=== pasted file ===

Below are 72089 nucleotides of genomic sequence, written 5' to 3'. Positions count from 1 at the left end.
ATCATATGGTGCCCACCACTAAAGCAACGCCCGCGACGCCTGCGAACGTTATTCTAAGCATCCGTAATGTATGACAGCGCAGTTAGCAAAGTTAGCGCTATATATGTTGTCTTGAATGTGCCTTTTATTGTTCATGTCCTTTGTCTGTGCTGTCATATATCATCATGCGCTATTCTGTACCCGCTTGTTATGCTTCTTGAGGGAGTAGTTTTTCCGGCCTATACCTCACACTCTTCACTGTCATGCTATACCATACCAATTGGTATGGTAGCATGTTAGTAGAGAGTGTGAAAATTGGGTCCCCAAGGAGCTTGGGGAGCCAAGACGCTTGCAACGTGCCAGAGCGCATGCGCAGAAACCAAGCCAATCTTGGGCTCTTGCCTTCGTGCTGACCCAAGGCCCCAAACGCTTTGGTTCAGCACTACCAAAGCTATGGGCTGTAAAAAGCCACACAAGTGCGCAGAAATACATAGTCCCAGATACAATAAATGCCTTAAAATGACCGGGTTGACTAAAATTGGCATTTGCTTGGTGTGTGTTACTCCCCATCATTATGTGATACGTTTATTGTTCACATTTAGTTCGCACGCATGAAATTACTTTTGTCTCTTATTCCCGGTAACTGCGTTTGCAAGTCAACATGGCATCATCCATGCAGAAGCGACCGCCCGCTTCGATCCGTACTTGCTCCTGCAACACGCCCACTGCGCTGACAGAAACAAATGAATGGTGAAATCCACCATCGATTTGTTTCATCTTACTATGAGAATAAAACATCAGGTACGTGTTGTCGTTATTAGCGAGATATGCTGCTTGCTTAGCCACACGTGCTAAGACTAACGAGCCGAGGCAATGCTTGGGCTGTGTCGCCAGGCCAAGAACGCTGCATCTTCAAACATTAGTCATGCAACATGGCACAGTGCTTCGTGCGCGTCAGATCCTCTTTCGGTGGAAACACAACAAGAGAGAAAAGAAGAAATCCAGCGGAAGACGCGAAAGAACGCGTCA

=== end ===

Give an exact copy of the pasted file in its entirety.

Below are 72089 nucleotides of genomic sequence, written 5' to 3'. Positions count from 1 at the left end.
ATCATATGGTGCCCACCACTAAAGCAACGCCCGCGACGCCTGCGAACGTTATTCTAAGCATCCGTAATGTATGACAGCGCAGTTAGCAAAGTTAGCGCTATATATGTTGTCTTGAATGTGCCTTTTATTGTTCATGTCCTTTGTCTGTGCTGTCATATATCATCATGCGCTATTCTGTACCCGCTTGTTATGCTTCTTGAGGGAGTAGTTTTTCCGGCCTATACCTCACACTCTTCACTGTCATGCTATACCATACCAATTGGTATGGTAGCATGTTAGTAGAGAGTGTGAAAATTGGGTCCCCAAGGAGCTTGGGGAGCCAAGACGCTTGCAACGTGCCAGAGCGCATGCGCAGAAACCAAGCCAATCTTGGGCTCTTGCCTTCGTGCTGACCCAAGGCCCCAAACGCTTTGGTTCAGCACTACCAAAGCTATGGGCTGTAAAAAGCCACACAAGTGCGCAGAAATACATAGTCCCAGATACAATAAATGCCTTAAAATGACCGGGTTGACTAAAATTGGCATTTGCTTGGTGTGTGTTACTCCCCATCATTATGTGATACGTTTATTGTTCACATTTAGTTCGCACGCATGAAATTACTTTTGTCTCTTATTCCCGGTAACTGCGTTTGCAAGTCAACATGGCATCATCCATGCAGAAGCGACCGCCCGCTTCGATCCGTACTTGCTCCTGCAACACGCCCACTGCGCTGACAGAAACAAATGAATGGTGAAATCCACCATCGATTTGTTTCATCTTACTATGAGAATAAAACATCAGGTACGTGTTGTCGTTATTAGCGAGATATGCTGCTTGCTTAGCCACACGTGCTAAGACTAACGAGCCGAGGCAATGCTTGGGCTGTGTCGCCAGGCCAAGAACGCTGCATCTTCAAACATTAGTCATGCAACATGGCACAGTGCTTCGTGCGCGTCAGATCCTCTTTCGGTGGAAACACAACAAGAGAGAAAAGAAGAAATCCAGCGGAAGACGCGAAAGAACGCGTCA